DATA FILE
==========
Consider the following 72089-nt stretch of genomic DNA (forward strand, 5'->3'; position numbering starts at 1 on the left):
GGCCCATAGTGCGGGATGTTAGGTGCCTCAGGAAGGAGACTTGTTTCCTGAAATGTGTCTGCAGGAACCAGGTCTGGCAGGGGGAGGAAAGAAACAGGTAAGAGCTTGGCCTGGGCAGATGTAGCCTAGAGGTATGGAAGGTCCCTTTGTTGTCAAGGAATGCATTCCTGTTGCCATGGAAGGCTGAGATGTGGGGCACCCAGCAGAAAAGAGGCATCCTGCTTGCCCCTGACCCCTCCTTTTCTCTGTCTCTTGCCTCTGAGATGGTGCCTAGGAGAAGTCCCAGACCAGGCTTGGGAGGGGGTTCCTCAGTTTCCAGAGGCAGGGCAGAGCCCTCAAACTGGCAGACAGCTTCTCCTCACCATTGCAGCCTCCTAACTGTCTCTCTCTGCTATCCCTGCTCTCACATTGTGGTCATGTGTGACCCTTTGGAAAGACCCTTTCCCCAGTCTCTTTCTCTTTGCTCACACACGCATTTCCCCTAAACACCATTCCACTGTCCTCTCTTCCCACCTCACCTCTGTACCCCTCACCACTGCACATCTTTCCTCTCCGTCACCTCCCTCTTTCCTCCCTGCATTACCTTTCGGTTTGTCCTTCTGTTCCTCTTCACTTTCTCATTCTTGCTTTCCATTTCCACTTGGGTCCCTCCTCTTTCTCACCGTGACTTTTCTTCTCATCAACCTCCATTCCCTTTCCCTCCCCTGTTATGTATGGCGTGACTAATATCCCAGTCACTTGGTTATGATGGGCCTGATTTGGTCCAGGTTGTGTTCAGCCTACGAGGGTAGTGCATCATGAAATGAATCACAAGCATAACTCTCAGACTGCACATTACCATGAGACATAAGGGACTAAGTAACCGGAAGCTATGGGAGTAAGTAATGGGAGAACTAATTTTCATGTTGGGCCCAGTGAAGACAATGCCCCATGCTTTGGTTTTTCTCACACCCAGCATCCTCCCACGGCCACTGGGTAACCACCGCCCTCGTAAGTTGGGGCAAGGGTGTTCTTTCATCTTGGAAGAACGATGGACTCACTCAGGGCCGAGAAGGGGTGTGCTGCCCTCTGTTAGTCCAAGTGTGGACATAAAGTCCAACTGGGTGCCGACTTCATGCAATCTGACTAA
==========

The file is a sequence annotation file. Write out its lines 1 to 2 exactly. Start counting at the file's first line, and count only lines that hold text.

Consider the following 72089-nt stretch of genomic DNA (forward strand, 5'->3'; position numbering starts at 1 on the left):
GGCCCATAGTGCGGGATGTTAGGTGCCTCAGGAAGGAGACTTGTTTCCTGAAATGTGTCTGCAGGAACCAGGTCTGGCAGGGGGAGGAAAGAAACAGGTAAGAGCTTGGCCTGGGCAGATGTAGCCTAGAGGTATGGAAGGTCCCTTTGTTGTCAAGGAATGCATTCCTGTTGCCATGGAAGGCTGAGATGTGGGGCACCCAGCAGAAAAGAGGCATCCTGCTTGCCCCTGACCCCTCCTTTTCTCTGTCTCTTGCCTCTGAGATGGTGCCTAGGAGAAGTCCCAGACCAGGCTTGGGAGGGGGTTCCTCAGTTTCCAGAGGCAGGGCAGAGCCCTCAAACTGGCAGACAGCTTCTCCTCACCATTGCAGCCTCCTAACTGTCTCTCTCTGCTATCCCTGCTCTCACATTGTGGTCATGTGTGACCCTTTGGAAAGACCCTTTCCCCAGTCTCTTTCTCTTTGCTCACACACGCATTTCCCCTAAACACCATTCCACTGTCCTCTCTTCCCACCTCACCTCTGTACCCCTCACCACTGCACATCTTTCCTCTCCGTCACCTCCCTCTTTCCTCCCTGCATTACCTTTCGGTTTGTCCTTCTGTTCCTCTTCACTTTCTCATTCTTGCTTTCCATTTCCACTTGGGTCCCTCCTCTTTCTCACCGTGACTTTTCTTCTCATCAACCTCCATTCCCTTTCCCTCCCCTGTTATGTATGGCGTGACTAATATCCCAGTCACTTGGTTATGATGGGCCTGATTTGGTCCAGGTTGTGTTCAGCCTACGAGGGTAGTGCATCATGAAATGAATCACAAGCATAACTCTCAGACTGCACATTACCATGAGACATAAGGGACTAAGTAACCGGAAGCTATGGGAGTAAGTAATGGGAGAACTAATTTTCATGTTGGGCCCAGTGAAGACAATGCCCCATGCTTTGGTTTTTCTCACACCCAGCATCCTCCCACGGCCACTGGGTAACCACCGCCCTCGTAAGTTGGGGCAAGGGTGTTCTTTCATCTTGGAAGAACGATGGACTCACTCAGGGCCGAGAAGGGGTGTGCTGCCCTCTGTTAGTCCAAGTGTGGACATAAAGTCCAACTGGGTGCCGACTTCATGCAATCTGACTAA